Therese died in Lisieux on September 30, 1897. She was beatified in 1923 by Pope Benedict XV and canonized on May 17, 1925, by Pope Pius XI who proclaimed her principal patron of all missionaries. Blessed Pope John Paul II declared Therese a Doctor of the Church in 1997 as part of the celebration marking the centenary of her death in 1897. Therese is known as the ‘Little Flower.’ She is often associated with roses but her life consisted of thorns because of the sufferings she endured.


These two great saints of different background have inspired the Church for centuries. Both are declared Doctors of the Church though with different intellectual capacity. It shows that each one of us can become a saint by being faithful to our Christian calling. Let us conclude with the prayer of Teresa of Avila: “Let nothing worry you; Nothing dismay you; Everything passes; God does not change. If you have patience you can do anything. Those who have God want for nothing; God alone is enough.”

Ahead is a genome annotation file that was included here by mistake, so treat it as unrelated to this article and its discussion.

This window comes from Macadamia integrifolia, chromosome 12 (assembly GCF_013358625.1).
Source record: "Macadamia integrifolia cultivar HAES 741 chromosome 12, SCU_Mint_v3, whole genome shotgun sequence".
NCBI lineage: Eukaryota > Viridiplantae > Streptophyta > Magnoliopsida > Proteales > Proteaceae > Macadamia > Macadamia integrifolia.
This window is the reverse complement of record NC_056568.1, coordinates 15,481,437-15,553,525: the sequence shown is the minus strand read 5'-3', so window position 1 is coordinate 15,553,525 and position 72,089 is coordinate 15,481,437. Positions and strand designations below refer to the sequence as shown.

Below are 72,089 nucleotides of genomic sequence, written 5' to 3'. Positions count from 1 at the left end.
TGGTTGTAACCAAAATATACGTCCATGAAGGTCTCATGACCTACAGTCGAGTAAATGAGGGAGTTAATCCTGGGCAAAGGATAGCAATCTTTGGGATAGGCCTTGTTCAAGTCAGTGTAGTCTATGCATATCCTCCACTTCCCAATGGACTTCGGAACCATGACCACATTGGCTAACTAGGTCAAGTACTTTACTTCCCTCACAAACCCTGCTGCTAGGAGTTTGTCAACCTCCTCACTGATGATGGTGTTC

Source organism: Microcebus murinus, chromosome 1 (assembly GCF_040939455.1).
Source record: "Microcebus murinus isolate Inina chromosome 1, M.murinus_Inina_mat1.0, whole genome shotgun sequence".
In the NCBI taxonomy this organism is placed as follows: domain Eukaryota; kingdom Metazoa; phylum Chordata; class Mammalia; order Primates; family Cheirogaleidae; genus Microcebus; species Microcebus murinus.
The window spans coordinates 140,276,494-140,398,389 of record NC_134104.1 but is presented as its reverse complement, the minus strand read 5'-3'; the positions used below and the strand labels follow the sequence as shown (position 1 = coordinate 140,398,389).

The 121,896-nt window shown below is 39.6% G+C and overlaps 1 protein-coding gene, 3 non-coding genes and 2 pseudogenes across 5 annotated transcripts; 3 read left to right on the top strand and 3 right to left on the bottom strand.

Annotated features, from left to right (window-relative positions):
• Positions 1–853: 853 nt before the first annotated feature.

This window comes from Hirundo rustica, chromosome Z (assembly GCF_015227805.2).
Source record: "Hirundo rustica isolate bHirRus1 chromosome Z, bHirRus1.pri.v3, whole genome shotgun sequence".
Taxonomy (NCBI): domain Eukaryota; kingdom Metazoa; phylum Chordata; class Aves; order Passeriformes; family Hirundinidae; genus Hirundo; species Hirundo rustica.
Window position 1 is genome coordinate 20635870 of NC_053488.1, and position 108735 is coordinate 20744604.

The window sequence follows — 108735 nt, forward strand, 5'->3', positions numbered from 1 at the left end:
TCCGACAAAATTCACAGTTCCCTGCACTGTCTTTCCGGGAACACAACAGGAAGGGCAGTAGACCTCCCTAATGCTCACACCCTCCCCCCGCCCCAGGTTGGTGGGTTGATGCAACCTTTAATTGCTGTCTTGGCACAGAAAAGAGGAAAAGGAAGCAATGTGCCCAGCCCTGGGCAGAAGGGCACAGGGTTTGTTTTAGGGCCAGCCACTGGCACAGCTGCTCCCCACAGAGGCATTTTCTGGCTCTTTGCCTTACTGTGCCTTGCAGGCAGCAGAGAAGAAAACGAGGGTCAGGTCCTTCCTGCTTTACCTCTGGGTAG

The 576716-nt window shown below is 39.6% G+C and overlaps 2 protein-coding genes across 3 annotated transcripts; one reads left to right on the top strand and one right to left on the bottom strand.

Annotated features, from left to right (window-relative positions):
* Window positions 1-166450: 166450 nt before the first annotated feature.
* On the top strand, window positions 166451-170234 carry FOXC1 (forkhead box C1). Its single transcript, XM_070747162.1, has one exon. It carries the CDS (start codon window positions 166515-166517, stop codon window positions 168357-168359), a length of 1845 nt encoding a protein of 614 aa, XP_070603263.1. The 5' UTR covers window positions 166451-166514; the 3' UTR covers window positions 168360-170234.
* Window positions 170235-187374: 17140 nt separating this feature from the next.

GSI Admin

GSI Admin